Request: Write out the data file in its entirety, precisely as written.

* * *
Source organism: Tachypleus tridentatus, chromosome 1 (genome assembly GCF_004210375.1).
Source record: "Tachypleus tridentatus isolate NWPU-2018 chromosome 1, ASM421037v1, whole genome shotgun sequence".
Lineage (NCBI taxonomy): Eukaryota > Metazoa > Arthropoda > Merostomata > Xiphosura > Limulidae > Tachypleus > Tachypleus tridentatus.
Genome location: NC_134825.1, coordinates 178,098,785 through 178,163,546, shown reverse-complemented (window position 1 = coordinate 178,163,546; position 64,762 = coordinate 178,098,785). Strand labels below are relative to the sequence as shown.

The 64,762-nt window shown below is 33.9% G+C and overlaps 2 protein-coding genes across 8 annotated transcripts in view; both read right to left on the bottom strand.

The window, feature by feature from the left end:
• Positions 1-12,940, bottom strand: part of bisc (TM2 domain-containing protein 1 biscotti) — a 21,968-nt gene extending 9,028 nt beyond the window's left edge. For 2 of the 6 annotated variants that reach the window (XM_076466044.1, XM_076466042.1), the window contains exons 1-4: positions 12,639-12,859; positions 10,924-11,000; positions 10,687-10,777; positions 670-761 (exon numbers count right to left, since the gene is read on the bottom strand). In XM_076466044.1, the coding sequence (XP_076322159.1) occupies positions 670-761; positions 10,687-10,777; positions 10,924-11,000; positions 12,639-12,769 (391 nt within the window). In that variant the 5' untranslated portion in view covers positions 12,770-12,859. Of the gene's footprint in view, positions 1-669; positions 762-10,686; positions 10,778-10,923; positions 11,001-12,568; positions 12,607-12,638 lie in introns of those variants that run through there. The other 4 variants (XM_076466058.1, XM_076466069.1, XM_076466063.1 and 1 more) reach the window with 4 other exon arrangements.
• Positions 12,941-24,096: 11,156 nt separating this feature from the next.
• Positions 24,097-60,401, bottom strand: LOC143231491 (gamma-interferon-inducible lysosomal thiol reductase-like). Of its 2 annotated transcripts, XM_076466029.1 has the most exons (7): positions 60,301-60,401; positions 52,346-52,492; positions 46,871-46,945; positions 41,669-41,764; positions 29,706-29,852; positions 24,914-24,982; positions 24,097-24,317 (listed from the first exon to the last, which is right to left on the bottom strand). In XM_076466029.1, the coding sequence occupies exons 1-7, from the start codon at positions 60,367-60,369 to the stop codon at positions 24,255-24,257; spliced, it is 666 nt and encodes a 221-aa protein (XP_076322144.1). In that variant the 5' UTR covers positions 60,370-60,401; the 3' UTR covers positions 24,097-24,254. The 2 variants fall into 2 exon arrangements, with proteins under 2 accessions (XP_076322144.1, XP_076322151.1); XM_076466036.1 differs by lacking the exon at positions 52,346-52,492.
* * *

Source organism: Tachypleus tridentatus, chromosome 1 (genome assembly GCF_004210375.1).
Source record: "Tachypleus tridentatus isolate NWPU-2018 chromosome 1, ASM421037v1, whole genome shotgun sequence".
Lineage (NCBI taxonomy): Eukaryota > Metazoa > Arthropoda > Merostomata > Xiphosura > Limulidae > Tachypleus > Tachypleus tridentatus.
Genome location: NC_134825.1, coordinates 178,098,785 through 178,163,546, shown reverse-complemented (window position 1 = coordinate 178,163,546; position 64,762 = coordinate 178,098,785). Strand labels below are relative to the sequence as shown.

The 64,762-nt window shown below is 33.9% G+C and overlaps 2 protein-coding genes across 8 annotated transcripts in view; both read right to left on the bottom strand.

The window, feature by feature from the left end:
• Positions 1-12,940, bottom strand: part of bisc (TM2 domain-containing protein 1 biscotti) — a 21,968-nt gene extending 9,028 nt beyond the window's left edge. For 2 of the 6 annotated variants that reach the window (XM_076466044.1, XM_076466042.1), the window contains exons 1-4: positions 12,639-12,859; positions 10,924-11,000; positions 10,687-10,777; positions 670-761 (exon numbers count right to left, since the gene is read on the bottom strand). In XM_076466044.1, the coding sequence (XP_076322159.1) occupies positions 670-761; positions 10,687-10,777; positions 10,924-11,000; positions 12,639-12,769 (391 nt within the window). In that variant the 5' untranslated portion in view covers positions 12,770-12,859. Of the gene's footprint in view, positions 1-669; positions 762-10,686; positions 10,778-10,923; positions 11,001-12,568; positions 12,607-12,638 lie in introns of those variants that run through there. The other 4 variants (XM_076466058.1, XM_076466069.1, XM_076466063.1 and 1 more) reach the window with 4 other exon arrangements.
• Positions 12,941-24,096: 11,156 nt separating this feature from the next.
• Positions 24,097-60,401, bottom strand: LOC143231491 (gamma-interferon-inducible lysosomal thiol reductase-like). Of its 2 annotated transcripts, XM_076466029.1 has the most exons (7): positions 60,301-60,401; positions 52,346-52,492; positions 46,871-46,945; positions 41,669-41,764; positions 29,706-29,852; positions 24,914-24,982; positions 24,097-24,317 (listed from the first exon to the last, which is right to left on the bottom strand). In XM_076466029.1, the coding sequence occupies exons 1-7, from the start codon at positions 60,367-60,369 to the stop codon at positions 24,255-24,257; spliced, it is 666 nt and encodes a 221-aa protein (XP_076322144.1). In that variant the 5' UTR covers positions 60,370-60,401; the 3' UTR covers positions 24,097-24,254. The 2 variants fall into 2 exon arrangements, with proteins under 2 accessions (XP_076322144.1, XP_076322151.1); XM_076466036.1 differs by lacking the exon at positions 52,346-52,492.